20 Degree split
I am A new tech and after charging a system the way I was taught in school. I went and checked the tempature at the supply and at the return and I was looking for a 20 degree differential. However, it was only 12. Supply 71 and Return 83. After researching this forum I found that if it is above 20 it is an indication there is poor or low air flow. Dose anyone have experience as to what would cause the the differential to be below the 15-20,
that I should be getting. Thanks in advance.
20 split across the coil.....
with that being said. Get 14 more posts and get your pro status...
There is a wealth of knowledge in the Pro forums. These tech details we cannot discuss here in the open forums. Too many DIYers with wandering eyes.
Get Pro. And we can help you out more than you know. Good luck and get postin. See ya on the flip side.
A. Was that at the supply and return of the air handler, or at registers.
B. How did school teach you to charge.
C. Is it a fix metering device, or TXV system.
D. What was the indoor wet bulb, what was the out door dry bulb.
E. Did you verify air flow.
F.What was it in CFM.
G. What size is the system.
H. Why do some guys ask so many questions, when they were only asked one. :)
If a sauna, 12 over the coil may be OK. If dry and cool, NOT!
And yes, we normally don't talk technical here so work on getting your pro status.
I've always found it interesting how some people interpret the forum rules:
Originally Posted by iraqveteran
2. Do-It-Yourselfers - not here.
This site is for industry professionals and folks seeking HVAC/R advice and knowledge. Please do not ask for step by step instructions on purchasing, installing or repairing your own HVAC equipment, that is our job and our livelihood. We are generous, but not to a fault.
Questions of this type will not be answered and may be deleted.
Need more info
How did they teach you to charge a system in school?
Was the unit flat?
What type refrigerant?
12 degrees....not good....something's wrong.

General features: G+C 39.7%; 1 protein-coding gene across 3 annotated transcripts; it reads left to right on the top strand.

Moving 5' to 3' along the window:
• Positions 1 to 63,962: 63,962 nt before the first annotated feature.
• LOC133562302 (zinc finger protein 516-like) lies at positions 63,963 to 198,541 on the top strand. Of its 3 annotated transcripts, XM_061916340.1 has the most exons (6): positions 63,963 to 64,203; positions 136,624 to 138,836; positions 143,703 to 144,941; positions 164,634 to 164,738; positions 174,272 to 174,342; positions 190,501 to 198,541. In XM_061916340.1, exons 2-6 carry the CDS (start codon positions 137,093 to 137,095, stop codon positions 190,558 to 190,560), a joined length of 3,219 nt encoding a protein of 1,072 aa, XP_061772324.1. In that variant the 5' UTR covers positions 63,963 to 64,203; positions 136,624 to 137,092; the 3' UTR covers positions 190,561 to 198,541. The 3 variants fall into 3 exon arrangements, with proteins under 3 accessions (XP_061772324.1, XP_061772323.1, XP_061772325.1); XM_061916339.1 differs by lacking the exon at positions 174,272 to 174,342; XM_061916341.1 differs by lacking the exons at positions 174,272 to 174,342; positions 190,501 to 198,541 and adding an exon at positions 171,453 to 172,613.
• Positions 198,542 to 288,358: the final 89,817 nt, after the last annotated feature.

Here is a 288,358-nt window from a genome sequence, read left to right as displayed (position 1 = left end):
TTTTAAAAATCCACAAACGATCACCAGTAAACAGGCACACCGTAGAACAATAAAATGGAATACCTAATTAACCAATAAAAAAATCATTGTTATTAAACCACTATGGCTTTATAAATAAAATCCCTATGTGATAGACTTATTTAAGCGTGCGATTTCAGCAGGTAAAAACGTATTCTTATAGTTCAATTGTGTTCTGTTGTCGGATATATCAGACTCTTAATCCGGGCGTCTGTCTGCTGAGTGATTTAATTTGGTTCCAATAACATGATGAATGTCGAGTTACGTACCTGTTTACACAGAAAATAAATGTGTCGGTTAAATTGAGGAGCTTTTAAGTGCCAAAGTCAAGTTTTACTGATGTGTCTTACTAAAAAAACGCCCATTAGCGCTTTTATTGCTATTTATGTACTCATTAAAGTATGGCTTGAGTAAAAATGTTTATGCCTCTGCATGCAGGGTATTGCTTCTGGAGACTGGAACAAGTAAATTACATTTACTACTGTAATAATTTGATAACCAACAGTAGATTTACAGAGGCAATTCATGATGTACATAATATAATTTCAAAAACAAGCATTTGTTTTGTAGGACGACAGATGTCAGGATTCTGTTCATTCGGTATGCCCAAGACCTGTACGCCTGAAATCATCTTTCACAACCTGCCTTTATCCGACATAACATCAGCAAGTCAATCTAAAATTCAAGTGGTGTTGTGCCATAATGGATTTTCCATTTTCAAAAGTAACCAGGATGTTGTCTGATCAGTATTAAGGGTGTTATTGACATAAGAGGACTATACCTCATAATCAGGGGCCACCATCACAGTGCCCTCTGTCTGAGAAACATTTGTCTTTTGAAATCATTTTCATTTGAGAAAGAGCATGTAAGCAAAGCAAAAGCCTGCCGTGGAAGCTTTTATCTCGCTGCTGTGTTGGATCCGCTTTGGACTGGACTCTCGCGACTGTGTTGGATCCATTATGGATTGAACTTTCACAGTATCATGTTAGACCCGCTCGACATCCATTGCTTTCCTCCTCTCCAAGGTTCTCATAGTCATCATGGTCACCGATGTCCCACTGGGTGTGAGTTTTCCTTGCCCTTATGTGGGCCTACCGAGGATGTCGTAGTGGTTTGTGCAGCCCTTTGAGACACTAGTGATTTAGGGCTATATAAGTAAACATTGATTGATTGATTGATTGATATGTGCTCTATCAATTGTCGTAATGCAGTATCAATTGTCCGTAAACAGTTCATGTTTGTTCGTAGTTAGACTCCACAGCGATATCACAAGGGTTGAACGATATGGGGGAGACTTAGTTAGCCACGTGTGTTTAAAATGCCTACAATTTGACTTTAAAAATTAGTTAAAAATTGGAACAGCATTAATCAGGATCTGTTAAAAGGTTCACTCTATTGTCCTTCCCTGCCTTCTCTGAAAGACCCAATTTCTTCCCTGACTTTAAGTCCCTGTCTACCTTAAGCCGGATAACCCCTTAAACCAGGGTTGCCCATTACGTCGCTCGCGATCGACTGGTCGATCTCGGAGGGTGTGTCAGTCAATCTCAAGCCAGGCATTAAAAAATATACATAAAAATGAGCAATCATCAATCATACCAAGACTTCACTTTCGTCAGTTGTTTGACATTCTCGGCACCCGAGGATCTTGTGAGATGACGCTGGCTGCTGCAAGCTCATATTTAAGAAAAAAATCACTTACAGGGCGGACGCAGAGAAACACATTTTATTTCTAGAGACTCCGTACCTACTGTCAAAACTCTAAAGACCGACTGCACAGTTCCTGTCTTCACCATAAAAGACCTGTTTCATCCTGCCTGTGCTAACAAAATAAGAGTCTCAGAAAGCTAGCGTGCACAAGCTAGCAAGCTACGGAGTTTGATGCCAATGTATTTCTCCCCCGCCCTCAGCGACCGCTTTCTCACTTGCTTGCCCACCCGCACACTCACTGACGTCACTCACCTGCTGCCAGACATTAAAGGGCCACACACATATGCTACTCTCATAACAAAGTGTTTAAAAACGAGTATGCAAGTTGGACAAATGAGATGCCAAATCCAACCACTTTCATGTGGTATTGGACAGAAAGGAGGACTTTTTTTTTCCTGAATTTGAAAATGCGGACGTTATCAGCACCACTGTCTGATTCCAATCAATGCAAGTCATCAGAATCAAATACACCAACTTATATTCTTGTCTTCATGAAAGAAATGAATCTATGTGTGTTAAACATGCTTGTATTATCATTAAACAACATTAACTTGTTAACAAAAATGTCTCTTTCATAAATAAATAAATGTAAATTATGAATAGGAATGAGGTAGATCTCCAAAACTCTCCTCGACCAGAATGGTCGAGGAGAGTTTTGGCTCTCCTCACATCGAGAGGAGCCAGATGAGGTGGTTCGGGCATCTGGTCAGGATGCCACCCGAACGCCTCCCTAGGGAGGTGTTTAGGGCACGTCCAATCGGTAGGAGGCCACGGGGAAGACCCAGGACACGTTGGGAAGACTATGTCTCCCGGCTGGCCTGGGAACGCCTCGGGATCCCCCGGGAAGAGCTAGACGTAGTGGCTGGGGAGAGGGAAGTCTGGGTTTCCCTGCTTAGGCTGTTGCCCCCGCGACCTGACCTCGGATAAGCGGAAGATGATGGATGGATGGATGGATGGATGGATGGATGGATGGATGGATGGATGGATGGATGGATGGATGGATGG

Keep answering and asking questions don`t let these guys scare you . Do a search I am sure there is alot of info in the regular area`s. Besides you have to get that post count up somehow. The pro section only has so much info questions like yours gets asked in there too.
Originally Posted by Anthony49
i smell home owner looking for advice, or tech. that need's to go back to the school he went to and get a re-fund. or i could be wrong:D
here i am
check the air flow and pressures it might be low on refrigerant or a leak
Originally Posted by thegoodlistener
20 Degree split
We all go to school to learn some instructors are better than others if you were only taught one way, chances are that all you know until you learn differently. I am only here to learn more than I already know, My current book Refrigeration & Air Condition Technology 5th Edition, Nor my instructor felt the need to cover this in any more detail than the fact that the Air Condition were designed to produce a tempature difference of 18 to 20 degree difference across the evaporator when the system is operating. Return air is 20 degrees warmer than the supply air. The Supply air is about 10 degrees warmer than the evaporator metal and the evaroporator metal fins are about 10 degrees warmer than the refrigerant. the refrigent is always the coldest.
Instead of me asking for a refund why not help me be a better tech, I have read the book and have searched this forum for answer. My only question was why and what would cause it to go below 18 Degrees.
As for charging a I was taught to charge it to 68.5 psi on the low side this was a 3 ton unit, R-22, fixed device. the tempature was at the return register and the supply resigeter. Only dry bulb tempature was taken.
suction like beer can cold man:D
Originally Posted by cnpro18
don't go by what you learned at school then, all kinds of factors go into what you get for a suction side reading, the way to charge a system properly is with pressures and line temps. You may have the charge wrong, or airflow, its hard to tell without all your readings. 12 degree differential may or may not be ok where you took the readings, the 20 degree split should be at the equipment not on total duct system. Like others have said get your post count up and apply for pro status to get some more technical advice. DO you work for someone that can help you learn the proper techniques of diagnosing systems or are you trying to work on your own right out of school?(not recommended)
Originally Posted by Anthony49
i 16-22 is a good split and over 23-? air flow problems that in you book. u are most like low on charge. i have the 5th ed too. there is more than enough info there. are you sweating back at you suc valve? is your liquid line warm? not hot warm.